Build your own Book Festival
Two years ago, we had the great fortune of presenting an Iowa City Book Festival featuring two Pulitzer-winning authors with strong Iowa ties in Marilynne Robinson and Jane Smiley. An attendee at the Smiley event stopped me and said, “You obviously had an Iowa theme to this year’s festival. What will the next theme be?”
Our theme that year was actually something closer to “amazing authors with new books out who said yes when we asked them to appear,” but I took the compliment in stride, and wondered about the next year’s festival. We stuck with that theme, and again presented a festival that attendees said they thought would be difficult to top.
For this year’s festival, Oct. 4-9, we again sought out a mix of writers who would be able to speak on a number of different topics and who represent various styles and genres.
However, we seem to have stumbled onto the theme first articulated by that attendee two years ago, because our schedule is full of authors with Iowa ties — writers who live here, teach here, studied here and moved on, or who write about our state.
We have another Pulitzer winner with local ties in novelist Robert Olen Butler, a University of Iowa graduate who went on to write many critically acclaimed novels. His latest is Perfume River.
On the other end of the experience spectrum is Nathan Hill, whose The Nix is one of the best-reviewed debut novels in recent memory, with the New York Times saying he has “talent to burn” and likening him to Thomas Pynchon and John Irving. I worked with Hill at The Gazette’s Iowa City office more than a decade ago, and I’m pleased to bring him back to town.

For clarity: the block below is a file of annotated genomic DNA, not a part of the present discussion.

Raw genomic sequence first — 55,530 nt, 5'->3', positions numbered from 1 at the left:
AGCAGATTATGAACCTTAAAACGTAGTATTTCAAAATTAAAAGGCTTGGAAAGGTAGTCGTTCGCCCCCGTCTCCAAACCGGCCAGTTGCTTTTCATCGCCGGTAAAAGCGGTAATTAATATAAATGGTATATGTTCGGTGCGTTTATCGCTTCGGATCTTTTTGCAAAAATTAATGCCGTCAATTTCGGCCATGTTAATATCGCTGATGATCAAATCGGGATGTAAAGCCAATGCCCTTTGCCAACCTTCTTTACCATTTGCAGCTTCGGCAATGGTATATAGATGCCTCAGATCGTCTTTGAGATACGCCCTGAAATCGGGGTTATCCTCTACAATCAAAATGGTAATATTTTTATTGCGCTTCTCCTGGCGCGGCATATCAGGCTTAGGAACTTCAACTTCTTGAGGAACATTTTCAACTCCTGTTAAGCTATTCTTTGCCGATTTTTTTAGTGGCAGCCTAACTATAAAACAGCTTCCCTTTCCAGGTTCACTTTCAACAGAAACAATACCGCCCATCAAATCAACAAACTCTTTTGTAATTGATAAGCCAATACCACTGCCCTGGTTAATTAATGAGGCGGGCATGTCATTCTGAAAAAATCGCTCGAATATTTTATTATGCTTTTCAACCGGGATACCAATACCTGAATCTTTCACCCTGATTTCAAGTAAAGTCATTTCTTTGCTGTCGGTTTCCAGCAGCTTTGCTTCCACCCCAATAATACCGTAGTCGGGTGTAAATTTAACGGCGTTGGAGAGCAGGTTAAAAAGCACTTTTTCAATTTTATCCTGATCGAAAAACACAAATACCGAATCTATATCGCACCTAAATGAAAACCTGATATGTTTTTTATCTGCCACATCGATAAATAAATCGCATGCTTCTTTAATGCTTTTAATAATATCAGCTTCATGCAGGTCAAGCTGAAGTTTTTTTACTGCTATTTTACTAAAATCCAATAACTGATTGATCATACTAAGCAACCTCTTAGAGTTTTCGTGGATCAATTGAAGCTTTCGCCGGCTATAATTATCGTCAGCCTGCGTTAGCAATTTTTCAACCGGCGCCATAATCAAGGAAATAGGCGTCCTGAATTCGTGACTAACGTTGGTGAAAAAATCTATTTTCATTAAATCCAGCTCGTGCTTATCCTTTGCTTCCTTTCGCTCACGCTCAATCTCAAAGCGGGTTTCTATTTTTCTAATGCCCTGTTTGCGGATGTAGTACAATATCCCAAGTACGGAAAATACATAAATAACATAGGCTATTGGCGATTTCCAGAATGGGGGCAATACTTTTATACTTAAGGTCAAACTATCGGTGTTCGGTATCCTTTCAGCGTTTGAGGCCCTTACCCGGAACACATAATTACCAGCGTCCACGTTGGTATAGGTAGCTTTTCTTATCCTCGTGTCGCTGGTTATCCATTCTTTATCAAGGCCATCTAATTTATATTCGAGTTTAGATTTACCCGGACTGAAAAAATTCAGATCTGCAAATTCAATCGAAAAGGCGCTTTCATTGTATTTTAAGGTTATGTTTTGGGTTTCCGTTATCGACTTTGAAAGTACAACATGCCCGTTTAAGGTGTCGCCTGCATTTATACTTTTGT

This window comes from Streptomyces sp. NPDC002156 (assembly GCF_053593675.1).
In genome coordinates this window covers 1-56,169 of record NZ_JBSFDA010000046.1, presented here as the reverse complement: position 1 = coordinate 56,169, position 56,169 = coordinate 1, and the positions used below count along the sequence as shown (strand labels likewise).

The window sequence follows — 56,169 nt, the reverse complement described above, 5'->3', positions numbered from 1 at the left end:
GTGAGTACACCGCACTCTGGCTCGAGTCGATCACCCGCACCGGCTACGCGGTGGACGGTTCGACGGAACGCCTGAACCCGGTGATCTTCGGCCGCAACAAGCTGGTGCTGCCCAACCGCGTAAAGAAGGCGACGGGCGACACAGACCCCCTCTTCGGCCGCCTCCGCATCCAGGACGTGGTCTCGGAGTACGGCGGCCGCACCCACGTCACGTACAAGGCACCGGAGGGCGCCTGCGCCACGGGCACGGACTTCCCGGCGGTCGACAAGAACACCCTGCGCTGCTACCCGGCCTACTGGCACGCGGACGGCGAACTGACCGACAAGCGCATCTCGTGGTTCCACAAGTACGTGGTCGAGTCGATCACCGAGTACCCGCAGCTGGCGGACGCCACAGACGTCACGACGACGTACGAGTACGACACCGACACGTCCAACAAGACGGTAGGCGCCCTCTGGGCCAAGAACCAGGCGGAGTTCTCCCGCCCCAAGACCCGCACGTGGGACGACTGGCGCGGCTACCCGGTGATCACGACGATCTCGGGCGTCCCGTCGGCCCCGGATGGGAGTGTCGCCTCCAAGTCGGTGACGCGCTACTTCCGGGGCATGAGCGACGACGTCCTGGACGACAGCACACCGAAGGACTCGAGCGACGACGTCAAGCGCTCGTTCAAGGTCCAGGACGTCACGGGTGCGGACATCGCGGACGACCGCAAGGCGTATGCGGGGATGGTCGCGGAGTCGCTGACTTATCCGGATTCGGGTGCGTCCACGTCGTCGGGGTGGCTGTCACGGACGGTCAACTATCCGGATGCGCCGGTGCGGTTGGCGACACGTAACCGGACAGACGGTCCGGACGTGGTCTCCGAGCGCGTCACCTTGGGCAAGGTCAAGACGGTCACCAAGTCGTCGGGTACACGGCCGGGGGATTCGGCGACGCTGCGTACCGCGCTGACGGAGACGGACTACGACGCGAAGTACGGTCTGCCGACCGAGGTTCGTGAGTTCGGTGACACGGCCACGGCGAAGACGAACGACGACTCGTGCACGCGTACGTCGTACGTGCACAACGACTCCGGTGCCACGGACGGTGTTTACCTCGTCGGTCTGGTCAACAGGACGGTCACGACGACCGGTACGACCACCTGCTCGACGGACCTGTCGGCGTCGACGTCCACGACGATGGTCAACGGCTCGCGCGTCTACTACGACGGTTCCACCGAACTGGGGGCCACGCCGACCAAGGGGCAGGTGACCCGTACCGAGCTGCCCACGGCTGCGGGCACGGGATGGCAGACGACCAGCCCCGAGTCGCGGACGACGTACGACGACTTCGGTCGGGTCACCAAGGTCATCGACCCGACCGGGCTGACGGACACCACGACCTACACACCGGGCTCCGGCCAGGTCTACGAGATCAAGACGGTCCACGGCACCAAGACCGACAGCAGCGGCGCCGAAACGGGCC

We have Iowa-based poets in Jennifer L. Knox, Ryan Collins and Anais Duplan, Iowa fiction writers in John Domini and Kali VanBaale, and mystery novelists with Iowa ties in beloved former Deputy Sgt. Donald Harstad and Minneapolis-based UI grad Allen Eskens.
Those writing about Iowa also make up a big part of our lineup this year. Dan Barry, a New York Times reporter who wrote about disabled men forced to work at a processing plant in Atalissa, revisits that story in the acclaimed Boys in the Bunkhouse. Claire Hoffman, a well-respected magazine writer, recounts her time growing up within the sphere of Fairfield’s Maharishi International University in Greetings From Utopia Park. Tom Shroder writes about his grandfather, the Iowa-born MacKinlay Kantor, in The Most Famous Writer Who Ever Lived, while Julie Rubini writes about the Iowa-born Nancy Drew scribe in Missing Millie Benson.
The list goes on. And that’s not the only list. If you are interested in issues of race, Leonard Pitts, Jr., Roxane Gay, and Crystal Chan are not to be missed. Are international politics and immigration of interest? Come hear Suki Kim and Okey Ndibe. If you love poetry, the aforementioned writers will be joined by a contingent of visiting Irish poets from our fellow City of Literature in Dublin. Medicine? Try Angelo Volandes or Leslie Jamison. Travel? Check out Tom Lutz. Science Fiction? F. Paul Wilson’s Panacea is a ripping read.
The above only scratches the surface of what is on offer. With more than 100 presenters in 60 events over six days, you can build your own Book Festival, find your own themes, and curate your own experience. The full schedule and author bios can be found at www.iowacitybookfestival.org. It’s all free and open to the public. Join us!
• John Kenyon is executive director of the City of Literature. More information: www.iowacityofliterature.org